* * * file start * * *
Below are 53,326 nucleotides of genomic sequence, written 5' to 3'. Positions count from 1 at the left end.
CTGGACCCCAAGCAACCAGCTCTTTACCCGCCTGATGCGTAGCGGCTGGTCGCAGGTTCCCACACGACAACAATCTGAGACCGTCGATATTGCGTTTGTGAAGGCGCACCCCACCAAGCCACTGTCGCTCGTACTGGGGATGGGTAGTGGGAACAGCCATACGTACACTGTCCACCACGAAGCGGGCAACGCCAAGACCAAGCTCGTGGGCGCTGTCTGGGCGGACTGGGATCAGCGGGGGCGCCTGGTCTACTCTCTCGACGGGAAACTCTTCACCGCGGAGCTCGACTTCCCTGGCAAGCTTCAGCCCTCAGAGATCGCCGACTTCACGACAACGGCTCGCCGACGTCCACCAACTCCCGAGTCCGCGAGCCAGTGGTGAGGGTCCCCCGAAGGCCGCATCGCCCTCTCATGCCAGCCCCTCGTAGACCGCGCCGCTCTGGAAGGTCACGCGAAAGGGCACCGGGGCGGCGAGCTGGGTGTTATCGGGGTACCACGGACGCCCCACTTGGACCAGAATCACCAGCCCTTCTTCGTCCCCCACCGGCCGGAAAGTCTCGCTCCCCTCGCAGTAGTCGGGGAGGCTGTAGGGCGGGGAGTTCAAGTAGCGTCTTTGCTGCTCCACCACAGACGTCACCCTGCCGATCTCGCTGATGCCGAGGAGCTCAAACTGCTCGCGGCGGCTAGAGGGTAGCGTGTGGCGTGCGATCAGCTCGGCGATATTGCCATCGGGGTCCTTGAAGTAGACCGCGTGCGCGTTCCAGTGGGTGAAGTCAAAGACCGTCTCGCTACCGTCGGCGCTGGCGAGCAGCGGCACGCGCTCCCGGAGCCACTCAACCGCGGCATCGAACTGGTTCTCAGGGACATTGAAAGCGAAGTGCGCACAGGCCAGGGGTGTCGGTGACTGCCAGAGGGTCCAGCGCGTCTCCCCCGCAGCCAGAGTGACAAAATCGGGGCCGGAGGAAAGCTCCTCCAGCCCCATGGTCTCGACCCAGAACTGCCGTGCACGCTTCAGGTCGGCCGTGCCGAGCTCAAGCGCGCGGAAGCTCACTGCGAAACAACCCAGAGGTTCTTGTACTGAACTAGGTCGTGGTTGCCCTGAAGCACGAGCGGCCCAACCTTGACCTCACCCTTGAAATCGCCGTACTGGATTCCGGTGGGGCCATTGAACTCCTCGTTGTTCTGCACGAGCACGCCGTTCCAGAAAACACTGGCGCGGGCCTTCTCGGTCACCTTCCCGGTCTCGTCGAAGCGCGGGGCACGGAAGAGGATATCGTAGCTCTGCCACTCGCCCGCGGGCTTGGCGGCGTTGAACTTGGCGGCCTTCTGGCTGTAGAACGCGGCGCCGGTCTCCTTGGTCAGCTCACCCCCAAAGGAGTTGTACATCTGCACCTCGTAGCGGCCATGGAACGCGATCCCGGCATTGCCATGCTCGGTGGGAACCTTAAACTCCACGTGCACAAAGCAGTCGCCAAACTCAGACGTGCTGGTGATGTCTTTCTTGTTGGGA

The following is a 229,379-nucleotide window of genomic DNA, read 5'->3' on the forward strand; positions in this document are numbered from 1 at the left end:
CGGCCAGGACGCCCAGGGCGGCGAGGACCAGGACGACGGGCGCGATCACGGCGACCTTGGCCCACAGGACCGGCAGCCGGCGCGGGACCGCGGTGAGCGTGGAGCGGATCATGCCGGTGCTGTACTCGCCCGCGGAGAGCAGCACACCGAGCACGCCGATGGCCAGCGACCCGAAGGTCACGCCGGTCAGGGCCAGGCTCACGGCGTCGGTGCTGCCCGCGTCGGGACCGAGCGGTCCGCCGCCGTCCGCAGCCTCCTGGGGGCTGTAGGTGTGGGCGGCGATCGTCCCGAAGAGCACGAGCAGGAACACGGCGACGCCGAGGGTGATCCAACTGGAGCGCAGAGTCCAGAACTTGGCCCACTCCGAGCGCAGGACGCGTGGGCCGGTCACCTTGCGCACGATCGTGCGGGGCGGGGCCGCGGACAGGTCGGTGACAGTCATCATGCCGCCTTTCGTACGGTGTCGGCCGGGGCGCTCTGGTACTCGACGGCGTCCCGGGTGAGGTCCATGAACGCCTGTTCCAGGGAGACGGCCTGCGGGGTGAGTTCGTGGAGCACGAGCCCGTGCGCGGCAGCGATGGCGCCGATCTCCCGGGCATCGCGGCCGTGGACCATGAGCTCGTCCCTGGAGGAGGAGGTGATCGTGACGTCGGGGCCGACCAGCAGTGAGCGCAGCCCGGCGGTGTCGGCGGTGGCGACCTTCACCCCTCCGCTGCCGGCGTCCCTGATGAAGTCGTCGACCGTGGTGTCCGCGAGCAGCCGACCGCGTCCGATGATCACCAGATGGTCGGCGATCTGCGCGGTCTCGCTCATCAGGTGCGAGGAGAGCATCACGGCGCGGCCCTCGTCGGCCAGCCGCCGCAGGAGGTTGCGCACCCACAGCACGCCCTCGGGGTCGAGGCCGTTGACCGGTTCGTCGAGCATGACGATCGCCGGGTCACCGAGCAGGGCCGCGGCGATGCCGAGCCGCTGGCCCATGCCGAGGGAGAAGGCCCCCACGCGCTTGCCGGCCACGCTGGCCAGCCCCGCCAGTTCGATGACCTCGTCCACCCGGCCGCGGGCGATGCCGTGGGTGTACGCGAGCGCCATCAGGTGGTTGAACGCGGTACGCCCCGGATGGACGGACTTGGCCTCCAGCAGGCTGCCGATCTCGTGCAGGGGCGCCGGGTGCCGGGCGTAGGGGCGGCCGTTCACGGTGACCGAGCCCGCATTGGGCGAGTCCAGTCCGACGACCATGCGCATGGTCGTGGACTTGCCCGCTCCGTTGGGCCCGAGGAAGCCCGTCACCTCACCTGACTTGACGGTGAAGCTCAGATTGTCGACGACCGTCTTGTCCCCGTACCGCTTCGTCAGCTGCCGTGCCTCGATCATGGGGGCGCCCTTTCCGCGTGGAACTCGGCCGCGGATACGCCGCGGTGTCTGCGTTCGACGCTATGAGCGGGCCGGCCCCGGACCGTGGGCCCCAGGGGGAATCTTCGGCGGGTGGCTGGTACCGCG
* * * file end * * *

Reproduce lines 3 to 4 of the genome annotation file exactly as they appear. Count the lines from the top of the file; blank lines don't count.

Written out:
The following is a 229,379-nucleotide window of genomic DNA, read 5'->3' on the forward strand; positions in this document are numbered from 1 at the left end:
CGGCCAGGACGCCCAGGGCGGCGAGGACCAGGACGACGGGCGCGATCACGGCGACCTTGGCCCACAGGACCGGCAGCCGGCGCGGGACCGCGGTGAGCGTGGAGCGGATCATGCCGGTGCTGTACTCGCCCGCGGAGAGCAGCACACCGAGCACGCCGATGGCCAGCGACCCGAAGGTCACGCCGGTCAGGGCCAGGCTCACGGCGTCGGTGCTGCCCGCGTCGGGACCGAGCGGTCCGCCGCCGTCCGCAGCCTCCTGGGGGCTGTAGGTGTGGGCGGCGATCGTCCCGAAGAGCACGAGCAGGAACACGGCGACGCCGAGGGTGATCCAACTGGAGCGCAGAGTCCAGAACTTGGCCCACTCCGAGCGCAGGACGCGTGGGCCGGTCACCTTGCGCACGATCGTGCGGGGCGGGGCCGCGGACAGGTCGGTGACAGTCATCATGCCGCCTTTCGTACGGTGTCGGCCGGGGCGCTCTGGTACTCGACGGCGTCCCGGGTGAGGTCCATGAACGCCTGTTCCAGGGAGACGGCCTGCGGGGTGAGTTCGTGGAGCACGAGCCCGTGCGCGGCAGCGATGGCGCCGATCTCCCGGGCATCGCGGCCGTGGACCATGAGCTCGTCCCTGGAGGAGGAGGTGATCGTGACGTCGGGGCCGACCAGCAGTGAGCGCAGCCCGGCGGTGTCGGCGGTGGCGACCTTCACCCCTCCGCTGCCGGCGTCCCTGATGAAGTCGTCGACCGTGGTGTCCGCGAGCAGCCGACCGCGTCCGATGATCACCAGATGGTCGGCGATCTGCGCGGTCTCGCTCATCAGGTGCGAGGAGAGCATCACGGCGCGGCCCTCGTCGGCCAGCCGCCGCAGGAGGTTGCGCACCCACAGCACGCCCTCGGGGTCGAGGCCGTTGACCGGTTCGTCGAGCATGACGATCGCCGGGTCACCGAGCAGGGCCGCGGCGATGCCGAGCCGCTGGCCCATGCCGAGGGAGAAGGCCCCCACGCGCTTGCCGGCCACGCTGGCCAGCCCCGCCAGTTCGATGACCTCGTCCACCCGGCCGCGGGCGATGCCGTGGGTGTACGCGAGCGCCATCAGGTGGTTGAACGCGGTACGCCCCGGATGGACGGACTTGGCCTCCAGCAGGCTGCCGATCTCGTGCAGGGGCGCCGGGTGCCGGGCGTAGGGGCGGCCGTTCACGGTGACCGAGCCCGCATTGGGCGAGTCCAGTCCGACGACCATGCGCATGGTCGTGGACTTGCCCGCTCCGTTGGGCCCGAGGAAGCCCGTCACCTCACCTGACTTGACGGTGAAGCTCAGATTGTCGACGACCGTCTTGTCCCCGTACCGCTTCGTCAGCTGCCGTGCCTCGATCATGGGGGCGCCCTTTCCGCGTGGAACTCGGCCGCGGATACGCCGCGGTGTCTGCGTTCGACGCTATGAGCGGGCCGGCCCCGGACCGTGGGCCCCAGGGGGAATCTTCGGCGGGTGGCTGGTACCGCG